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The first problem is retention. You remember only ten or twenty percent of what you read. That spells failure. To become fluent in a computer language, you have to retain pretty much everything.
How can you retain everything? Only by constantly being asked to play everything back. That's why people use flashcards. But my system does flashcards one better. After reading a short chapter, you go to my website and complete twenty interactive exercises. Algorithms check your work to make sure you know what you think you know. When you stumble, you do the exercise again. You keep trying until you know the chapter cold. The exercises are free.
The second problem is comprehension. Many learners hit a wall when they try to understand advanced concepts like variable scope and prototypes. Unfortunately, they blame themselves. That's why the Dummies books sell so well. But the fault lies with the authors, coding virtuosos who lack teaching talent. I'm the opposite of the typical software book author. I'll never code fast enough to land a job at Google. But I can teach.
Anyway, most comprehension problems are just retention problems in disguise. If you get lost trying to understand variable scope, it's because you don't remember how functions work. Thanks to the interactive exercises on my website, you'll always understand and remember everything necessary to confidently tackle the next concept.
"I've signed up to a few sites like Udemy, Codecademy, FreeCodeCamp, Lynda, YouTube videos, even searched on Coursera but nothing seemed to work for me. This book takes only 10 minutes each chapter and after that, you can exercise what you've just learned right away!" —Amazon reviewer Constanza Morales
Better than just reading. And more fun.
You'll spend two to three times as much time practicing as reading. It's how you wind up satisfied, confident, and proud, instead of confused, discouraged, and defeated. And since many people find doing things more enjoyable than reading things, it can be a pleasure to learn this way, quite apart from the impressive results you achieve.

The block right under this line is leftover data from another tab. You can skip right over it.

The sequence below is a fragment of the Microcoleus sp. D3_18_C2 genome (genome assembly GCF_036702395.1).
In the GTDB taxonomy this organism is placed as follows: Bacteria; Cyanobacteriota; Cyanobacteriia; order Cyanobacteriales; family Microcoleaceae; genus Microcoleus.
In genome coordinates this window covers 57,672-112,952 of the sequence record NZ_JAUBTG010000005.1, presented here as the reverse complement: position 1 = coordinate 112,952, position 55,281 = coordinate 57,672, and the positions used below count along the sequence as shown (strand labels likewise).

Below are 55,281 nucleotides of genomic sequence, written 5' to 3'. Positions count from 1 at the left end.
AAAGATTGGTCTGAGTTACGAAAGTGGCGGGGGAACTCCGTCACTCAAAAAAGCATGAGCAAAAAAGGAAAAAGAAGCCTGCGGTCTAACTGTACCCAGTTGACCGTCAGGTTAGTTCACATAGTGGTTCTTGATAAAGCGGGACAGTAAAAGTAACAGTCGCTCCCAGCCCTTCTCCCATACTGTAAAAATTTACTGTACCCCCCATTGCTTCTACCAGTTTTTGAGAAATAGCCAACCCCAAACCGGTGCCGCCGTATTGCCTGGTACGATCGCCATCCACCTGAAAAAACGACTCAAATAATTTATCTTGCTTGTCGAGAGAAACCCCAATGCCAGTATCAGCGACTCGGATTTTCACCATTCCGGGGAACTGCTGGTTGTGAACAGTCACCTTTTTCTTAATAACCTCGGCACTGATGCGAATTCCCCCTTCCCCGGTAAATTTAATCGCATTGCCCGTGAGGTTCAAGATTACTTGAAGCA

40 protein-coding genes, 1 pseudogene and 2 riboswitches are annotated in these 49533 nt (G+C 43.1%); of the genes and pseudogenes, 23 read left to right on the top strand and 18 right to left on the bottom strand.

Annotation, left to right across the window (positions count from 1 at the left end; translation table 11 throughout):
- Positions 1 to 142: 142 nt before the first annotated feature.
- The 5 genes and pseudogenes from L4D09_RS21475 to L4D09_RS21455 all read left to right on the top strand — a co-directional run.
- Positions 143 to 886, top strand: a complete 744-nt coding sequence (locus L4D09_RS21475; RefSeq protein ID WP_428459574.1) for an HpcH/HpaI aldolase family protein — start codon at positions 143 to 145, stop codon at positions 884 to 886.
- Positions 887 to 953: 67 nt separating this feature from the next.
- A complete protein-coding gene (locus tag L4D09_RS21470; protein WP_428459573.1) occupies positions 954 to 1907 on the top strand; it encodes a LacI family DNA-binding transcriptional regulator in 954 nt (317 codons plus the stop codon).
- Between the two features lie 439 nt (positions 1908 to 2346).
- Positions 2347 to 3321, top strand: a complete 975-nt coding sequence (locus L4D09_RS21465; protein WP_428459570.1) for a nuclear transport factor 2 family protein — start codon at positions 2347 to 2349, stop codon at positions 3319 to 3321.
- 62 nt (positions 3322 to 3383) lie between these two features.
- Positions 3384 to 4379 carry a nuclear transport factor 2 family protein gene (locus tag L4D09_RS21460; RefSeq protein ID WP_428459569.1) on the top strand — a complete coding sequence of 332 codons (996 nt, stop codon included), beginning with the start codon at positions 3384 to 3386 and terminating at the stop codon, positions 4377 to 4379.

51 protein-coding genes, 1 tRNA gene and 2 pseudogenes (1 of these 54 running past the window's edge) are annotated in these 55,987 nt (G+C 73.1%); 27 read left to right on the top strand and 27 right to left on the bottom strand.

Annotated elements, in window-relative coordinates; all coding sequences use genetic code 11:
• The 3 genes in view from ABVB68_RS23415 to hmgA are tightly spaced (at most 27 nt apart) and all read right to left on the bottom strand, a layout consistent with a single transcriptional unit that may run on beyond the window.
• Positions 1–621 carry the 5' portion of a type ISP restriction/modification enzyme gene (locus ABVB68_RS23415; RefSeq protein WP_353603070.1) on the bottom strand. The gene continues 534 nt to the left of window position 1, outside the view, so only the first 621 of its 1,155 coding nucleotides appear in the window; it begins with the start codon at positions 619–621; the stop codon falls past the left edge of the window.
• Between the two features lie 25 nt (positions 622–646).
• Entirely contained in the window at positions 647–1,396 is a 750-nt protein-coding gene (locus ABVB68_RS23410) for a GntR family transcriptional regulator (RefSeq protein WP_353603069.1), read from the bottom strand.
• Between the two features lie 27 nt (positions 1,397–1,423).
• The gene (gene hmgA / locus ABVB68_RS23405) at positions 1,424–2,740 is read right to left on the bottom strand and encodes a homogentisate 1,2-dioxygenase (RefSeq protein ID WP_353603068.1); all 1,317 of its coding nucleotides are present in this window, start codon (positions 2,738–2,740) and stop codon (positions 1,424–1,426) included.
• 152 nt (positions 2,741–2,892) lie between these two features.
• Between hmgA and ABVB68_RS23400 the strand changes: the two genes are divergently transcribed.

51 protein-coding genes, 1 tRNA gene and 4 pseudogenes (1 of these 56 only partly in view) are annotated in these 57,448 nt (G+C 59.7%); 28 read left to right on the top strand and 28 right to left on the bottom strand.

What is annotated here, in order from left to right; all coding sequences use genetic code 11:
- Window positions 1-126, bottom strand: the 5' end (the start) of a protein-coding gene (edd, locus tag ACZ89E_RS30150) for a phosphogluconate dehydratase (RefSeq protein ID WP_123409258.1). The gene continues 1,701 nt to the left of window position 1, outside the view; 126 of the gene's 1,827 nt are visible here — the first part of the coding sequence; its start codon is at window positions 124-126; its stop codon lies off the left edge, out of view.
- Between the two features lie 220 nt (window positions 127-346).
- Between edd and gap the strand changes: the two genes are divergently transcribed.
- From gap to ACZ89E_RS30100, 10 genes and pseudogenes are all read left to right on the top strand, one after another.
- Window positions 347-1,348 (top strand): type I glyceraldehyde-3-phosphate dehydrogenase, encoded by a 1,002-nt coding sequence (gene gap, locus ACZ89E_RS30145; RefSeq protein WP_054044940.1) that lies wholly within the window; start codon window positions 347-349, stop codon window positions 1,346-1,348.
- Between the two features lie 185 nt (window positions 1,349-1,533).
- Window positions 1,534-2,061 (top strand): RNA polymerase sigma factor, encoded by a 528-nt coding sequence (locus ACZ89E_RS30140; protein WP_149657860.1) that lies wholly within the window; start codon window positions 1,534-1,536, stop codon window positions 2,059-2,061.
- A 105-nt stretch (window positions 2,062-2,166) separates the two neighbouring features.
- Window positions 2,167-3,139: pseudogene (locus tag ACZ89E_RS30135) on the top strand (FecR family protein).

"Very effective and fun." —Amazon reviewer A. Bergamini
Written especially for beginners.
"The layman syntax he uses...makes it much easier to suddenly realize a concept that seemed abstract and too hard to wrap your head around is suddenly not complicated at all." — Amazon reviewer IMHO
"Mark Myers' method of getting what can be...difficult information into a format that makes it exponentially easier to consume, truly understand, and synthesize into real-world application is beyond anything I've encountered before." —Amazon reviewer Jason A. Ruby
About the Author
Most helpful customer reviews
133 of 138 people found the following review helpful.
Wow, I can't believe you got me addicted to this. I have never experienced anything like this before when learning.
2 of 2 people found the following review helpful.
Excellent Exercises for the Newbie Coder
By David Michael Griffin
A Smarter Way uses a technique called "Programmed Learning". Do an internet search for it. You'll see that it is a way of learning that originated with the behaviorist B. F. Skinner. It IS effective. It is VERY effective.
A Smarter Way also uses the color cycle technique that is part of Test-Driven Development. The Exercises turn red when you get the answer wrong. They turn green when you get them right. You keep cycling through the ones you've missed until they are all green. It simply feels great when they all turn green.
3 of 3 people found the following review helpful.
By Amazon Customer
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